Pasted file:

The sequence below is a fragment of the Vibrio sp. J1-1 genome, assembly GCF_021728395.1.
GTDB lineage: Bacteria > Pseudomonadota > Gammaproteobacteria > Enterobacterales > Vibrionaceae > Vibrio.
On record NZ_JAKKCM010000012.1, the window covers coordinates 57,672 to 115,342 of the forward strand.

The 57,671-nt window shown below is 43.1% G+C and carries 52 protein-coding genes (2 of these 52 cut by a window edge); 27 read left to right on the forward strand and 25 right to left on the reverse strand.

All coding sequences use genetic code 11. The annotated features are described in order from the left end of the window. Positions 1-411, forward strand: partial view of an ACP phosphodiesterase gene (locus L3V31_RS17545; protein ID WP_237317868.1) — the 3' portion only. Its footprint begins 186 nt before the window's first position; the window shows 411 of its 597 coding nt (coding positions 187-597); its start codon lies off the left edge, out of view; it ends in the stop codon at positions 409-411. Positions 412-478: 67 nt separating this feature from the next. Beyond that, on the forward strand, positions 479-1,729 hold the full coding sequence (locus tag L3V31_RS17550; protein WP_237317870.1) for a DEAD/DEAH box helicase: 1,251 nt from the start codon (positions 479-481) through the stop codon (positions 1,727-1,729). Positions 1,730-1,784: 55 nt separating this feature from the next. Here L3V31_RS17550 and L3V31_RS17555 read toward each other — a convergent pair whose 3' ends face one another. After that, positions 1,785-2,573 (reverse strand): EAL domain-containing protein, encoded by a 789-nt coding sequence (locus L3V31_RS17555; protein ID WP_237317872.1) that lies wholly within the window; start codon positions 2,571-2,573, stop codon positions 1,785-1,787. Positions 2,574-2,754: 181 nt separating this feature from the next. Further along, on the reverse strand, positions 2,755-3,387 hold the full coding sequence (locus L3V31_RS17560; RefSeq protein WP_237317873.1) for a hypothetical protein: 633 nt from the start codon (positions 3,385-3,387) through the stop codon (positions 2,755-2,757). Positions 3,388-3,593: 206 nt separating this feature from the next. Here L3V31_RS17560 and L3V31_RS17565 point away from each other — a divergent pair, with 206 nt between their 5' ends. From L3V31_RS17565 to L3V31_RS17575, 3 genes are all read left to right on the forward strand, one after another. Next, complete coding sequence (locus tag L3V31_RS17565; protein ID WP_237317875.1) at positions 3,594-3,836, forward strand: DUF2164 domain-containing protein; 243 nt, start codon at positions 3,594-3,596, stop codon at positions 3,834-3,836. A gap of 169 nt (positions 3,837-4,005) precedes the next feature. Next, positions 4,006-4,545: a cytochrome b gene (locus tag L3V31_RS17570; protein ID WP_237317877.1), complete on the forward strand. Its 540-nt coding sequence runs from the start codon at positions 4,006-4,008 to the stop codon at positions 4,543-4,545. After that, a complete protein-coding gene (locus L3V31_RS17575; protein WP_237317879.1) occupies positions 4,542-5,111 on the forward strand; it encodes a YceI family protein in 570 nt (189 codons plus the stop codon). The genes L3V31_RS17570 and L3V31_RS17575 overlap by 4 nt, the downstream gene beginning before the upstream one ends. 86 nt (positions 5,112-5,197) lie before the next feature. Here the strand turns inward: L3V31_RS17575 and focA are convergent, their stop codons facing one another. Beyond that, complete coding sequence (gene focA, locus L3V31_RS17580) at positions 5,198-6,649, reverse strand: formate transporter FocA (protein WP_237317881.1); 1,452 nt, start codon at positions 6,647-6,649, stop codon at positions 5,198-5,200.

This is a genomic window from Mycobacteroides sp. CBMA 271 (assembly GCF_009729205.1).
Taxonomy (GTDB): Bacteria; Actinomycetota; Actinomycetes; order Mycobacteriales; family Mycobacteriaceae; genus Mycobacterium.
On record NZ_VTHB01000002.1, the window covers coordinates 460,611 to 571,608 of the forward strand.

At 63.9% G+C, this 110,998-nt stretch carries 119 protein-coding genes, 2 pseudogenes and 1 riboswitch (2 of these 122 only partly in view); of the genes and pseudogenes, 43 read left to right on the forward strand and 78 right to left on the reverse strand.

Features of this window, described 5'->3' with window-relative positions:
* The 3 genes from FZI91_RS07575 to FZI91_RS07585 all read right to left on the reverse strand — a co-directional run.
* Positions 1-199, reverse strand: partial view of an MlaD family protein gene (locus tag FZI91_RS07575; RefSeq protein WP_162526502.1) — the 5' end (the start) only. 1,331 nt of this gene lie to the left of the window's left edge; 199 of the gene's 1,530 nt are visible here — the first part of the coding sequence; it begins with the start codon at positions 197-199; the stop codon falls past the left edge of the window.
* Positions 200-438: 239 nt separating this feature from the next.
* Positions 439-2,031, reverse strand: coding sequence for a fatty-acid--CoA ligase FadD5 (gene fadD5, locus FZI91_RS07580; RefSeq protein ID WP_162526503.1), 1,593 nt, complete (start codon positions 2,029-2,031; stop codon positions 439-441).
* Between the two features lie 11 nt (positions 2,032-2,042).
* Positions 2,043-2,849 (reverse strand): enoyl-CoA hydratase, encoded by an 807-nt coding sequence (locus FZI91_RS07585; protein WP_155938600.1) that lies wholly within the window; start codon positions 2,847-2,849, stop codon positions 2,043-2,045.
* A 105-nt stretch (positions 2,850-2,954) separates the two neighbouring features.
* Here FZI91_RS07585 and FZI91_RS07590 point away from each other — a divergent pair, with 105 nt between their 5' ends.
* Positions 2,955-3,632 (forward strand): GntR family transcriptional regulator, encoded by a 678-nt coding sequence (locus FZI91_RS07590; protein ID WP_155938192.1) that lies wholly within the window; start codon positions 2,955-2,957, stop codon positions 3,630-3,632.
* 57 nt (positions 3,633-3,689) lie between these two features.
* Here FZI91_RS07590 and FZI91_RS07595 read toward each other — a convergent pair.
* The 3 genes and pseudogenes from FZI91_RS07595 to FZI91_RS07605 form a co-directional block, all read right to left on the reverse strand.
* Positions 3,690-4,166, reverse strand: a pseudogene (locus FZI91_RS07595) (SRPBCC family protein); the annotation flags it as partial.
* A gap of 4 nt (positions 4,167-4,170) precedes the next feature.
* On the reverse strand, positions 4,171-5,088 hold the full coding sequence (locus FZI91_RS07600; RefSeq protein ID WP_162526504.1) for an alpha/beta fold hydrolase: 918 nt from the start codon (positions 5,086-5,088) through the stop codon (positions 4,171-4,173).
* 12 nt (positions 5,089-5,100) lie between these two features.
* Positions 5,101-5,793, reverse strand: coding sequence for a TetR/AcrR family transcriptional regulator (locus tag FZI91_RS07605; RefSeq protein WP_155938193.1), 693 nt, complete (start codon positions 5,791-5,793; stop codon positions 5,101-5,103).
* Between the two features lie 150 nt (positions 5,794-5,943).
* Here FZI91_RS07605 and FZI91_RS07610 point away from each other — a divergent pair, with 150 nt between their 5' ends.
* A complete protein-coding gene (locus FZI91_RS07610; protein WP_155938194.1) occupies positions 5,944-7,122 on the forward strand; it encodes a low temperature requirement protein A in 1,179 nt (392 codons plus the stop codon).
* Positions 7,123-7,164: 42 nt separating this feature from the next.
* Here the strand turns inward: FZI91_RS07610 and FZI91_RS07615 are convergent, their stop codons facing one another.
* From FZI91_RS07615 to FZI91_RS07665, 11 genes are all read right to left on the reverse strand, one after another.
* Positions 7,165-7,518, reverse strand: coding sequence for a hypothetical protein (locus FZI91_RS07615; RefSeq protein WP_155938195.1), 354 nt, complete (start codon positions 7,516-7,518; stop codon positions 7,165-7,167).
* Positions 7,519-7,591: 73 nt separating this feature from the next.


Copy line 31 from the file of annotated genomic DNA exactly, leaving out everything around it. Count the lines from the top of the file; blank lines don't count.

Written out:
* Positions 7,123-7,164: 42 nt separating this feature from the next.